Provenance Management in Curated Databases

Peter Buneman, Adriane Chapman, James Cheney

Original Abstract: Curated databases in bioinformatics and other disciplines are the result of a great deal of manual annotation, correction and transfer of data from other sources. Provenance information concerning the creation, attribution, or version history of such data is crucial for assessing its integrity and scientific value. General purpose database systems provide little support for tracking provenance, especially when data moves among databases. This paper investigates general-purpose techniques for recording provenance for data that is copied among databases. We describe an approach in which we track the user’s actions while browsing source databases and copying data into a curated database, in order to record the user’s actions in a convenient, queryable form. We present an implementation of this technique and use it to evaluate the feasibility of database support for provenance management. Our experiments show that although the overhead of a naive approach is fairly high, it can be decreased to an acceptable level using simple optimizations.

buneman Peter Buneman is a Professor of Computer Science in the School for Informatics at the University of Edinburgh. He is also a fellow of the Royal Society, a fellow of the ACM, a fellow of the Royal Society of Edinburgh, and has won a Royal Society Wolfson Research Merit Award. He was the Program Chair of SIGMOD (in 1993), VLDB (in 2008), and PODS (in 2001). In 2013 he was appointed Member of the Order of the British Empire (MBE) in the New Year Honours for services to data systems and computing.
Adriane_Chapman_2016-05-19_XSC9355_100x117Headshot Adriane Chapman is a specialist in information management and database technologies. Adriane received a BS in Biology and a BS in Chemistry from MIT (1998) and earned her PhD in Computer Science at the University of Michigan in 2008. She has been an active researcher in provenance since 2003, and is a leader of the Provenance Week conferences. At The MITRE Corporation, she is a task leader for government projects and runs several research projects spanning data quality, provenance, and health data exchange.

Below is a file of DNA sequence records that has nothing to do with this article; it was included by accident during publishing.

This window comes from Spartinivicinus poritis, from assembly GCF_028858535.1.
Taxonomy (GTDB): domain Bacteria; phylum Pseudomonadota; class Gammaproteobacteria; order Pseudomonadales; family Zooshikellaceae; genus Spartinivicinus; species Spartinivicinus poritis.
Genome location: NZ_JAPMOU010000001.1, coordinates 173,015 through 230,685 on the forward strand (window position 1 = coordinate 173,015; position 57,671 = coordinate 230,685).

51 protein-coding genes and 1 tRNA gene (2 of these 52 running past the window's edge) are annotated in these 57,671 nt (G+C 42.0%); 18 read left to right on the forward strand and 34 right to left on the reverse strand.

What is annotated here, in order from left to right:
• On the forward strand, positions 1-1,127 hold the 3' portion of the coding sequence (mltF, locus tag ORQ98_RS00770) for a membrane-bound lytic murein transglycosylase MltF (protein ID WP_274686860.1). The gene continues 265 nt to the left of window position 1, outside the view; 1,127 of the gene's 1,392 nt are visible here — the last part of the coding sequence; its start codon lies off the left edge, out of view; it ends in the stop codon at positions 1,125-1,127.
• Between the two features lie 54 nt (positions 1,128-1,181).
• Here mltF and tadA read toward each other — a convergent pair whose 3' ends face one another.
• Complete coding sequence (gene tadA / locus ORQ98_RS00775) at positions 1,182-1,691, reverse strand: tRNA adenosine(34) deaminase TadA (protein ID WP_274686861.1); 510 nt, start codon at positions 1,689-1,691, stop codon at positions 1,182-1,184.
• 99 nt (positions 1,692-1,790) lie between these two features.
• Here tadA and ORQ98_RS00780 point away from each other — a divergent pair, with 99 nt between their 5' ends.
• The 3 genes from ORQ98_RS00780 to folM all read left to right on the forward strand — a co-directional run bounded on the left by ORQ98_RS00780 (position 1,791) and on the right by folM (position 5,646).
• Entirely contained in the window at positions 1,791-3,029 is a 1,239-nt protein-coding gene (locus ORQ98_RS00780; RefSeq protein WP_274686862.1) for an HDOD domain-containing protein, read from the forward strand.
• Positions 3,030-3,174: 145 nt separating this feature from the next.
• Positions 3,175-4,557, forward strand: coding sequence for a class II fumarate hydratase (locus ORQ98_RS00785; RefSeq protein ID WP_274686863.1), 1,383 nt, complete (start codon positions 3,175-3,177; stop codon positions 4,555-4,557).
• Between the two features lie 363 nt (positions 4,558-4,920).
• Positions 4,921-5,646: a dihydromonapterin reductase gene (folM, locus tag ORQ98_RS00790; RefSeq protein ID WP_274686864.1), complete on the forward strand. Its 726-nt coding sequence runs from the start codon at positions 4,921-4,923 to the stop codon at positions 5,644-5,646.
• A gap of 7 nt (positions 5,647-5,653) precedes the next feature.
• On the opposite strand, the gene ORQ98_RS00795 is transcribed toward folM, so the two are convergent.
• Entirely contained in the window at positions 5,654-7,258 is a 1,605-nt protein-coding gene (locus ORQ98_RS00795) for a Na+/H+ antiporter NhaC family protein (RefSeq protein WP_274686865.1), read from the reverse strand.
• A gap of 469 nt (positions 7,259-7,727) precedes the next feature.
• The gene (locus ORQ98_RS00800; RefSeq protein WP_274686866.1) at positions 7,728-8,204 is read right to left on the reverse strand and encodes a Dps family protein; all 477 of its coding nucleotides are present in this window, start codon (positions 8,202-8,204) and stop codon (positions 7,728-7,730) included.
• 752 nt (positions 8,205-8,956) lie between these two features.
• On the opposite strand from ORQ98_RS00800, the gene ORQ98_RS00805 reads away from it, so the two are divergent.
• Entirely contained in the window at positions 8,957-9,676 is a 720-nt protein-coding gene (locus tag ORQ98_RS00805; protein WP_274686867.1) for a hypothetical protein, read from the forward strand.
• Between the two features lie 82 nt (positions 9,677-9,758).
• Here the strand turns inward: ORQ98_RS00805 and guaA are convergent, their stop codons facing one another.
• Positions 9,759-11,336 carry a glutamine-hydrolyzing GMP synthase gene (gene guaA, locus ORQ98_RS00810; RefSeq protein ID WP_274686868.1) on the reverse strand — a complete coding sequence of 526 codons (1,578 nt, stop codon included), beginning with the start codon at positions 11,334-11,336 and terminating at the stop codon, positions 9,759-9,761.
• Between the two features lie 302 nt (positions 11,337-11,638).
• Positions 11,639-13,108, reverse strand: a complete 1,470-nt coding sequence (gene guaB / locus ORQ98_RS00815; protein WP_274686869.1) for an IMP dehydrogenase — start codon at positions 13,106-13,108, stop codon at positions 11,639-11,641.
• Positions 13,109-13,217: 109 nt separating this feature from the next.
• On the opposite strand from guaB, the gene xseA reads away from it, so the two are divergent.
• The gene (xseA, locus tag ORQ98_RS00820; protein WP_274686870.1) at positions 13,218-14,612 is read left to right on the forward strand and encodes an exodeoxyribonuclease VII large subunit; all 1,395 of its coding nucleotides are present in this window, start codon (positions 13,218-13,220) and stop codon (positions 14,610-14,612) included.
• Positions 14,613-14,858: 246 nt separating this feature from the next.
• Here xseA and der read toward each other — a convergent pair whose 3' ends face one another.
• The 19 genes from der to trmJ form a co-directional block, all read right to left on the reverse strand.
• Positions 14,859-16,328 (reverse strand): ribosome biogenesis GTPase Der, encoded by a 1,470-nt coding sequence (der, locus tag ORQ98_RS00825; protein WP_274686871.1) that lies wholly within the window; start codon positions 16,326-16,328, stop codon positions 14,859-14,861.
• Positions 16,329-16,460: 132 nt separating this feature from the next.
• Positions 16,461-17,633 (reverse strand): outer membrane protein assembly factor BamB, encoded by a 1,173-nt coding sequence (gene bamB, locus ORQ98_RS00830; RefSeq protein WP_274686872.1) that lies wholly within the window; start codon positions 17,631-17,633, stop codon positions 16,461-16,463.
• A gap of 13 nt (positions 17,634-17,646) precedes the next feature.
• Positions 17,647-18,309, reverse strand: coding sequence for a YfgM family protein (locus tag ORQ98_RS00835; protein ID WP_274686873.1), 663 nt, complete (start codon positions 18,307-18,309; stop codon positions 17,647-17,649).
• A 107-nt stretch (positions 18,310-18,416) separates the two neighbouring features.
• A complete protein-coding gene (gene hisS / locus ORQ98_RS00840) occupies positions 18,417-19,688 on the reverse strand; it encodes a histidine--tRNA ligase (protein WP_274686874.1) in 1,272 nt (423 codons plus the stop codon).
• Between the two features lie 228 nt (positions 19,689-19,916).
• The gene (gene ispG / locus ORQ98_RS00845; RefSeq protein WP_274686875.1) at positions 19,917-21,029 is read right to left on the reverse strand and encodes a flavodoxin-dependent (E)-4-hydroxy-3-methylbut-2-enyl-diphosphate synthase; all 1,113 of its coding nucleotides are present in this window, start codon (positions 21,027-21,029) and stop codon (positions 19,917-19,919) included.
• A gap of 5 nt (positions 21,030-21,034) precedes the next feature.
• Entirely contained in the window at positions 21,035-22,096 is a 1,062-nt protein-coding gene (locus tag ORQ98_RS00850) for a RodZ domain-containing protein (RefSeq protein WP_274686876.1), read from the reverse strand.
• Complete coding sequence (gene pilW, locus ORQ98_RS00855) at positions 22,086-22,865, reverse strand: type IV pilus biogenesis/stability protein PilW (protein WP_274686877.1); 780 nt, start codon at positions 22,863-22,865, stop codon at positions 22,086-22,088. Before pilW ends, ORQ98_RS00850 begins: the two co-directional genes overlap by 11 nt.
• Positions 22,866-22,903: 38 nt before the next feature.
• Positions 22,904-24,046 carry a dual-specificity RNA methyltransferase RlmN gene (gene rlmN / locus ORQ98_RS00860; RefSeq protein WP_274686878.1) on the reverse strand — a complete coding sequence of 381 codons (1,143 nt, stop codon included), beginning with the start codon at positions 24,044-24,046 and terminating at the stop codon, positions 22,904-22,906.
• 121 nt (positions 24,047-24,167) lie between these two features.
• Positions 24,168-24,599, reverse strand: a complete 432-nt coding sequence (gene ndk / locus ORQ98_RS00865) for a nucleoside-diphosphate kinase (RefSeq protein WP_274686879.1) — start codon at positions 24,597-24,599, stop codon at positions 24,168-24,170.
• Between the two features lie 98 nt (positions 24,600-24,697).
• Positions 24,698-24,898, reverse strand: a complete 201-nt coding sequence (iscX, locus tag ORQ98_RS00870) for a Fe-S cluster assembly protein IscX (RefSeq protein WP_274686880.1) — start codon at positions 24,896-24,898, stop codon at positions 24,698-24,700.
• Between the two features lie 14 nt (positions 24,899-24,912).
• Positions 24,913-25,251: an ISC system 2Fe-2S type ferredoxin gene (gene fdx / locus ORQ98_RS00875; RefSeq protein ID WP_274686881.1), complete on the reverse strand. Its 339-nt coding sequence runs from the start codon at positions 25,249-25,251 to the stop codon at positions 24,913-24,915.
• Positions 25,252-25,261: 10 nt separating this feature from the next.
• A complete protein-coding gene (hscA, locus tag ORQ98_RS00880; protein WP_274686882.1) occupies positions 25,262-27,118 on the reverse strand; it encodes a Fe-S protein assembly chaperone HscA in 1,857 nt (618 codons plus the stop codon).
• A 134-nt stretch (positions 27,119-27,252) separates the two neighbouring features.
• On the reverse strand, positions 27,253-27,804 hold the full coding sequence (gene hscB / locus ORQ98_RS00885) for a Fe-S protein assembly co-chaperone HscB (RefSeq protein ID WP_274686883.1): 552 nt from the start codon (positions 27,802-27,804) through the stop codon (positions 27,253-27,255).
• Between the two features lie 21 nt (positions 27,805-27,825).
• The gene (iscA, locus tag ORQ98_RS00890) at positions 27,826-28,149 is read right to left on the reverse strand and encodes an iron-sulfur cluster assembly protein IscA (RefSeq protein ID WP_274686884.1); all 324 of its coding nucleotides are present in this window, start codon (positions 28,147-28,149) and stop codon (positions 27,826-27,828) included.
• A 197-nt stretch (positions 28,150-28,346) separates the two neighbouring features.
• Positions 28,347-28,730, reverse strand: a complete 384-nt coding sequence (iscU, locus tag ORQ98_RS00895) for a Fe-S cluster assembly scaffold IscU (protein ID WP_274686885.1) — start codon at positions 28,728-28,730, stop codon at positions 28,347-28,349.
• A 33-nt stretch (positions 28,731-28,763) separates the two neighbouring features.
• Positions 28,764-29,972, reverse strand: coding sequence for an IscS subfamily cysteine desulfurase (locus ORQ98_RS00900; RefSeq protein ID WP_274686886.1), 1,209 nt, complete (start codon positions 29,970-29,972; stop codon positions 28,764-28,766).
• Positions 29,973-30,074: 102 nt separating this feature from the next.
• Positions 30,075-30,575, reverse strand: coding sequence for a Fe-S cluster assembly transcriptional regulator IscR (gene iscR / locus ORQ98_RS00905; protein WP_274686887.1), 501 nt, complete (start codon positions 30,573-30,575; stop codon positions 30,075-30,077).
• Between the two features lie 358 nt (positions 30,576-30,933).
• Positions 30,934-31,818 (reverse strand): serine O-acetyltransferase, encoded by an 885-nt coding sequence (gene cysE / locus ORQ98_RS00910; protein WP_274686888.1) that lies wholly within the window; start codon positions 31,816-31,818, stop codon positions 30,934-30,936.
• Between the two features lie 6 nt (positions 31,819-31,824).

JamesCheney2 James Cheney is a Royal Society University Research Fellow and Reader in the Laboratory for Foundations of Computer Science, University of Edinburgh, working in the areas of databases and programming languages. James received a BS in Computer Science and Mathematics and MS in Mathematics from Carnegie Mellon University (1998) and earned his PhD in Computer Science at Cornell University in 2004. From September 2004 until October 2008 he was a postdoctoral research associate in the Edinburgh Database Group. He helped start the Workshop on Theory and Practice of Provenance series in 2009. His current and recent research on provenance is funded by AFOSR, DARPA, the UK Engineering and Physical Sciences Research Council (EPSRC), Google, the European Research Council (ERC), Microsoft Research, LogicBlox, Inc., and the Royal Society.